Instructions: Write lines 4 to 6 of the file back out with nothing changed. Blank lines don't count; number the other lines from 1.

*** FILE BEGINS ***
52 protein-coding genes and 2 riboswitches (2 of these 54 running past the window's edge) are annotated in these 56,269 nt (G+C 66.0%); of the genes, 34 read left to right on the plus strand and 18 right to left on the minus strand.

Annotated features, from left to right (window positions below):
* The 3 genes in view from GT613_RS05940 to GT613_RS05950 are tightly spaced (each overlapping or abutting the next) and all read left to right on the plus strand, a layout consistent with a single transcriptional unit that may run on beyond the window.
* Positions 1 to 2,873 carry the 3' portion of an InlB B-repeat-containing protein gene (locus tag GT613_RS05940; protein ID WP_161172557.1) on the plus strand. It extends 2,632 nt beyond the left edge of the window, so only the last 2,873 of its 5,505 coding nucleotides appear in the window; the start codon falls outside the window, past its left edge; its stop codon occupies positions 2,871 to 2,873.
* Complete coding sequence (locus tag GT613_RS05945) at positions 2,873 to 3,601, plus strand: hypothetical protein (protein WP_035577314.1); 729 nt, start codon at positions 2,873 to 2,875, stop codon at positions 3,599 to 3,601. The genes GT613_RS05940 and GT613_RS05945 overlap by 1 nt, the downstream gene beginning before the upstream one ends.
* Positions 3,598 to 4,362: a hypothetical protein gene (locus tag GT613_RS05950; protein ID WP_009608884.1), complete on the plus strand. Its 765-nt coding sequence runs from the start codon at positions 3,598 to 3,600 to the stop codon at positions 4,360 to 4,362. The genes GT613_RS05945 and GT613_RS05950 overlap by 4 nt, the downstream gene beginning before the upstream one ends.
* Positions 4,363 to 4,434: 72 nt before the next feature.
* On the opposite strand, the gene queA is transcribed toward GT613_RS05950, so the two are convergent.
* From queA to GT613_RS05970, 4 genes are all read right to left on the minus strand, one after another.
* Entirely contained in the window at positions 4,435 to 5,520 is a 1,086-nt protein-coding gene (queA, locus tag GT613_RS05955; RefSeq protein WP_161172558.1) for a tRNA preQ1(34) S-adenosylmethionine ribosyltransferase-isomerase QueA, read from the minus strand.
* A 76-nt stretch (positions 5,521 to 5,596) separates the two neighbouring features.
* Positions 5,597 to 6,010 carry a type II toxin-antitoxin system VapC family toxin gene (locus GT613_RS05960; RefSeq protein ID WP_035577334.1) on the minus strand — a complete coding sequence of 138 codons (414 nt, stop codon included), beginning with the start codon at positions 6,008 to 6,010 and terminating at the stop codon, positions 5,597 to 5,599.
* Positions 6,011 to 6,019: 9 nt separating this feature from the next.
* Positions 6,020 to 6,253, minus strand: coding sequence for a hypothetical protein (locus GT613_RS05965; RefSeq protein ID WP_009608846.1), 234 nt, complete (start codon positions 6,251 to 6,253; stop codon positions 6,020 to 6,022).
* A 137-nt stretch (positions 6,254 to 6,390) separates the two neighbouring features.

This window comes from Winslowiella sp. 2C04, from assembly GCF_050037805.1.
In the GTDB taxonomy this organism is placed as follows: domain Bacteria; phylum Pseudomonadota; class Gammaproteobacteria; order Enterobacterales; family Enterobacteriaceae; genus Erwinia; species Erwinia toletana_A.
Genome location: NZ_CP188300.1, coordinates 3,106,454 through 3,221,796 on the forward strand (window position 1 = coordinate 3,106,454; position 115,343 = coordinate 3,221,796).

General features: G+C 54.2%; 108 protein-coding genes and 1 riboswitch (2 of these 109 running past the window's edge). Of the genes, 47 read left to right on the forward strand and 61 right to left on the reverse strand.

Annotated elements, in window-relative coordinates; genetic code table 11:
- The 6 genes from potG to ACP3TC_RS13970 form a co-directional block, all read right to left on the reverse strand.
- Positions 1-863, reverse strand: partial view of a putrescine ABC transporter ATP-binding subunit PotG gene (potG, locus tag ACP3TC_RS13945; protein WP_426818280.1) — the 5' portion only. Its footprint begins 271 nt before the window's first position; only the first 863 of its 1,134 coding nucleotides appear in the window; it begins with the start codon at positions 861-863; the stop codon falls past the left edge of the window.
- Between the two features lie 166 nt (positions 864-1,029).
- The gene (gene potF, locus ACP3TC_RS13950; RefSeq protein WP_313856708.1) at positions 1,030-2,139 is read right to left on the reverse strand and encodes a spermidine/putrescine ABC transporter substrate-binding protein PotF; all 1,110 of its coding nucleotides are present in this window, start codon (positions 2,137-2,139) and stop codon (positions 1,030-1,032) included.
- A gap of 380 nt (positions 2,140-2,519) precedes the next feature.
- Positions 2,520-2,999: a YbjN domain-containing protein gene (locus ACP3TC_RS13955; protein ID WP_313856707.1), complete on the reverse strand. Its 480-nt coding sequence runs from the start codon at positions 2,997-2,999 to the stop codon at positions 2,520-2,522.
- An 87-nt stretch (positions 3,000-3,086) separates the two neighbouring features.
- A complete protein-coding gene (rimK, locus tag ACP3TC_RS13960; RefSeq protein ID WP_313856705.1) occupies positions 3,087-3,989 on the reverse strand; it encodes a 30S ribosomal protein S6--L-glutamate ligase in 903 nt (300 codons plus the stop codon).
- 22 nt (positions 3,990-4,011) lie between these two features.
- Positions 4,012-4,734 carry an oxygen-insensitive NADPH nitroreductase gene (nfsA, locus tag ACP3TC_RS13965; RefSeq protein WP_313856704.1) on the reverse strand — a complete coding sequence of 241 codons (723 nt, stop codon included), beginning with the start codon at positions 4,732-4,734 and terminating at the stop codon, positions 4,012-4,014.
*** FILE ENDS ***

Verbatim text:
* Positions 1 to 2,873 carry the 3' portion of an InlB B-repeat-containing protein gene (locus tag GT613_RS05940; protein ID WP_161172557.1) on the plus strand. It extends 2,632 nt beyond the left edge of the window, so only the last 2,873 of its 5,505 coding nucleotides appear in the window; the start codon falls outside the window, past its left edge; its stop codon occupies positions 2,871 to 2,873.
* Complete coding sequence (locus tag GT613_RS05945) at positions 2,873 to 3,601, plus strand: hypothetical protein (protein WP_035577314.1); 729 nt, start codon at positions 2,873 to 2,875, stop codon at positions 3,599 to 3,601. The genes GT613_RS05940 and GT613_RS05945 overlap by 1 nt, the downstream gene beginning before the upstream one ends.
* Positions 3,598 to 4,362: a hypothetical protein gene (locus tag GT613_RS05950; protein ID WP_009608884.1), complete on the plus strand. Its 765-nt coding sequence runs from the start codon at positions 3,598 to 3,600 to the stop codon at positions 4,360 to 4,362. The genes GT613_RS05945 and GT613_RS05950 overlap by 4 nt, the downstream gene beginning before the upstream one ends.